Trial and Compassionate Release

Can you get a compassionate release after going to trial?

April 16, 2021

Trial Compassionate Release

United States v. Musgrove

United States District Court for the Northern District of West Virginia

2021 U.S. Dist. LEXIS 73236

 

Court grants sentence reduction for inmate that went to trial

Leslie Dominic Musgrove was sentenced to 360 months of imprisonment upon his conviction by a jury of conspiracy to distribute cocaine and methamphetamine and aiding in the possession of methamphetamine with the intent to distribute. In 2015, Mr. Musgrove’s sentence was reduced to 292 months. Musgrove, who is 43 years old, suffers from heart disease specifically mitral valve prolapse/mitral valve regurgitation, atrial fibrillation/arrhythmia, a first-degree atrioventricular block, and hypertension.

 

Musgrove, in his request for sentence reduction, noted that he has not had an infraction in prison since 2017. The court also noted that while he initially received a sentence of 360 months, the most that any of his co-conspirators received was 70 months. This disparity was in part due to the fact that Musgrove went to trial, and received an increase for his role in the offense and for obstruction. The court also noted that his offense did not involve firearms. His last discipline in prison was November of 2017, and the court does not consider him to be a management concern at this time.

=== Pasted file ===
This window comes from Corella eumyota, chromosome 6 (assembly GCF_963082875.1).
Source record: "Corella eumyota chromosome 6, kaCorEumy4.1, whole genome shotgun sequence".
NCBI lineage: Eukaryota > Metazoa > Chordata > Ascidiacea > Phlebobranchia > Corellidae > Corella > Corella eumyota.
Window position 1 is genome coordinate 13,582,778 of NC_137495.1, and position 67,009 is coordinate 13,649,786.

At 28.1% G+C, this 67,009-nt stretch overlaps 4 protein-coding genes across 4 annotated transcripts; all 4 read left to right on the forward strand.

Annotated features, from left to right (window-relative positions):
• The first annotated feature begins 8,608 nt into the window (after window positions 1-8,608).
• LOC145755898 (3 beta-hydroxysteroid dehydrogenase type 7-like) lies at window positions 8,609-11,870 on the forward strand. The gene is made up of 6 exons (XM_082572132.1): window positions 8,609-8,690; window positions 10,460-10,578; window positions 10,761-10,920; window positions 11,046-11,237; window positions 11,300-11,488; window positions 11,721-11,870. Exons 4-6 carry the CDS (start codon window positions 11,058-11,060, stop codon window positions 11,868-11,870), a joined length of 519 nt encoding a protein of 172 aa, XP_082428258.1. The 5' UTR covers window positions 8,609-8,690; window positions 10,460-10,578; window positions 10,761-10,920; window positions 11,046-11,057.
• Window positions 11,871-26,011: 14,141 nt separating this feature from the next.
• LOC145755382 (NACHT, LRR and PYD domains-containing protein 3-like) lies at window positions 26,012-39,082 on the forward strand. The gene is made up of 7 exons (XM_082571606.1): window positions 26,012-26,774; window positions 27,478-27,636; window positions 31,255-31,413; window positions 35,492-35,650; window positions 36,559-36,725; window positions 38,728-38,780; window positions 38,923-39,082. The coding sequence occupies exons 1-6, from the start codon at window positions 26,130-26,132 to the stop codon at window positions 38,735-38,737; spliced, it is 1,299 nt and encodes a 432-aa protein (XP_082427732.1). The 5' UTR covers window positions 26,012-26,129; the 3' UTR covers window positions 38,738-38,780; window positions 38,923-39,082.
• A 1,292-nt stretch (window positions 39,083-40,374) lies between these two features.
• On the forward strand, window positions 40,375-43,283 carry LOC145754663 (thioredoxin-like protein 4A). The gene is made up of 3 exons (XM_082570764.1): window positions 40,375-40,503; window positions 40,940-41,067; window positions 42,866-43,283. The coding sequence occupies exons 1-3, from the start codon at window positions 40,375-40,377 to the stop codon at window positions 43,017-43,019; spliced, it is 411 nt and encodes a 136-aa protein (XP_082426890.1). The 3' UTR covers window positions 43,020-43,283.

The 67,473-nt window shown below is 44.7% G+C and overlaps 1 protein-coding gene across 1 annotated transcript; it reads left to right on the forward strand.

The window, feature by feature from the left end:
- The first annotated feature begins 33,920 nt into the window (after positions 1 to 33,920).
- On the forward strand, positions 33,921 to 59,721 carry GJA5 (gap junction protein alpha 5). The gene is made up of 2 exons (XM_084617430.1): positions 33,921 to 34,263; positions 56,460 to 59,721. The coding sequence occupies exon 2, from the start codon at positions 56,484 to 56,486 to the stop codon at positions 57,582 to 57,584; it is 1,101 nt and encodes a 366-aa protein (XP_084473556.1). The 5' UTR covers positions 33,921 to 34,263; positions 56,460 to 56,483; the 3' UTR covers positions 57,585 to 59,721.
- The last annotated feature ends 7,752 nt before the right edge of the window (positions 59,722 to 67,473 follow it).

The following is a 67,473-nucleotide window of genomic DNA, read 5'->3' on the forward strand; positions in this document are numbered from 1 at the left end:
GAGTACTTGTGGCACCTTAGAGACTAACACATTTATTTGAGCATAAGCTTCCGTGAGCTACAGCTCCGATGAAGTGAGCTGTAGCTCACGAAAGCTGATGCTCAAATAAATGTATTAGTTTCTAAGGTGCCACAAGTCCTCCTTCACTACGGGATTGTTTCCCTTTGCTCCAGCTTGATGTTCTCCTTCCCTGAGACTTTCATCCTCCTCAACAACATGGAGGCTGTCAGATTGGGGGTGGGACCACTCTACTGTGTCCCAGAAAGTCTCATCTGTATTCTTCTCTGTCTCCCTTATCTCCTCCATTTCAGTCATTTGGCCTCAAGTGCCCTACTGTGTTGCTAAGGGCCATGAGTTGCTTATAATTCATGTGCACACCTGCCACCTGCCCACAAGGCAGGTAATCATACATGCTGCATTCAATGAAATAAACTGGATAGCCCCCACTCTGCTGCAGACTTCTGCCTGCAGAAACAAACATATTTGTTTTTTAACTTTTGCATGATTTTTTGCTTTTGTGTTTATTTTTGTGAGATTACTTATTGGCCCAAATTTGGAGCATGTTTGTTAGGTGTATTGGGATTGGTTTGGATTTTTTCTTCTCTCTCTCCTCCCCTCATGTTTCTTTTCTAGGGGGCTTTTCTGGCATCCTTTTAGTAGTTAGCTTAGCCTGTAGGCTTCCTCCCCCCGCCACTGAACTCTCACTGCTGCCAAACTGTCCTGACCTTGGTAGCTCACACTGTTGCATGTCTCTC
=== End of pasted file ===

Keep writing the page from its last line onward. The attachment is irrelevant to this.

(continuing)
In consideration of all factors, the court this Court decided to reduce Musgrove’s sentence from 292 months to 188 months.

About Brandon Sample

Brandon Sample is an attorney, author, and criminal justice reform activist. Brandon’s law practice is focused on federal criminal defense, federal appeals, federal post-conviction relief, federal civil rights litigation, federal administrative law, and the Freedom of Information Act (FOIA).

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